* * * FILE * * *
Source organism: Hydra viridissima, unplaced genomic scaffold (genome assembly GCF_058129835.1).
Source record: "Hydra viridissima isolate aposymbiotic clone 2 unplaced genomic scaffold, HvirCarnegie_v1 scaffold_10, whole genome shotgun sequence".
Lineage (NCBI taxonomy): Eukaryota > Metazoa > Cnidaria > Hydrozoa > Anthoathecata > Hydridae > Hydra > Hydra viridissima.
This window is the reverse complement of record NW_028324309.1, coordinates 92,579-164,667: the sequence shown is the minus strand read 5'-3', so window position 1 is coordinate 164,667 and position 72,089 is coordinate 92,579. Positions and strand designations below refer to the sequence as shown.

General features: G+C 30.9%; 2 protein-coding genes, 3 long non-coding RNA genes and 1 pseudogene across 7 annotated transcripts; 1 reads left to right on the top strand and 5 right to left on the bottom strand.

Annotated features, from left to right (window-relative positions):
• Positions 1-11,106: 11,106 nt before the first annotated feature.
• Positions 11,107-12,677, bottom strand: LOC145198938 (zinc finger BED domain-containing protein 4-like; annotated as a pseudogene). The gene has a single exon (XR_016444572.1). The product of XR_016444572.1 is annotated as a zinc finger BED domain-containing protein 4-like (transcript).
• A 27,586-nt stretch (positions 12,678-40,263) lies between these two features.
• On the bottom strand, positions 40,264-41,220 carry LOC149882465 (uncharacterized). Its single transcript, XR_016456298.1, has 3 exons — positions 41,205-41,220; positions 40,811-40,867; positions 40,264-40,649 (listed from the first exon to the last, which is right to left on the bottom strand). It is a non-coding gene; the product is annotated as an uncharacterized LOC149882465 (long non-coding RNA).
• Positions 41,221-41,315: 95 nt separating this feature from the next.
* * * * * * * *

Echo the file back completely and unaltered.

Source organism: Hydra viridissima, unplaced genomic scaffold (genome assembly GCF_058129835.1).
Source record: "Hydra viridissima isolate aposymbiotic clone 2 unplaced genomic scaffold, HvirCarnegie_v1 scaffold_10, whole genome shotgun sequence".
Lineage (NCBI taxonomy): Eukaryota > Metazoa > Cnidaria > Hydrozoa > Anthoathecata > Hydridae > Hydra > Hydra viridissima.
This window is the reverse complement of record NW_028324309.1, coordinates 92,579-164,667: the sequence shown is the minus strand read 5'-3', so window position 1 is coordinate 164,667 and position 72,089 is coordinate 92,579. Positions and strand designations below refer to the sequence as shown.

General features: G+C 30.9%; 2 protein-coding genes, 3 long non-coding RNA genes and 1 pseudogene across 7 annotated transcripts; 1 reads left to right on the top strand and 5 right to left on the bottom strand.

Annotated features, from left to right (window-relative positions):
• Positions 1-11,106: 11,106 nt before the first annotated feature.
• Positions 11,107-12,677, bottom strand: LOC145198938 (zinc finger BED domain-containing protein 4-like; annotated as a pseudogene). The gene has a single exon (XR_016444572.1). The product of XR_016444572.1 is annotated as a zinc finger BED domain-containing protein 4-like (transcript).
• A 27,586-nt stretch (positions 12,678-40,263) lies between these two features.
• On the bottom strand, positions 40,264-41,220 carry LOC149882465 (uncharacterized). Its single transcript, XR_016456298.1, has 3 exons — positions 41,205-41,220; positions 40,811-40,867; positions 40,264-40,649 (listed from the first exon to the last, which is right to left on the bottom strand). It is a non-coding gene; the product is annotated as an uncharacterized LOC149882465 (long non-coding RNA).
• Positions 41,221-41,315: 95 nt separating this feature from the next.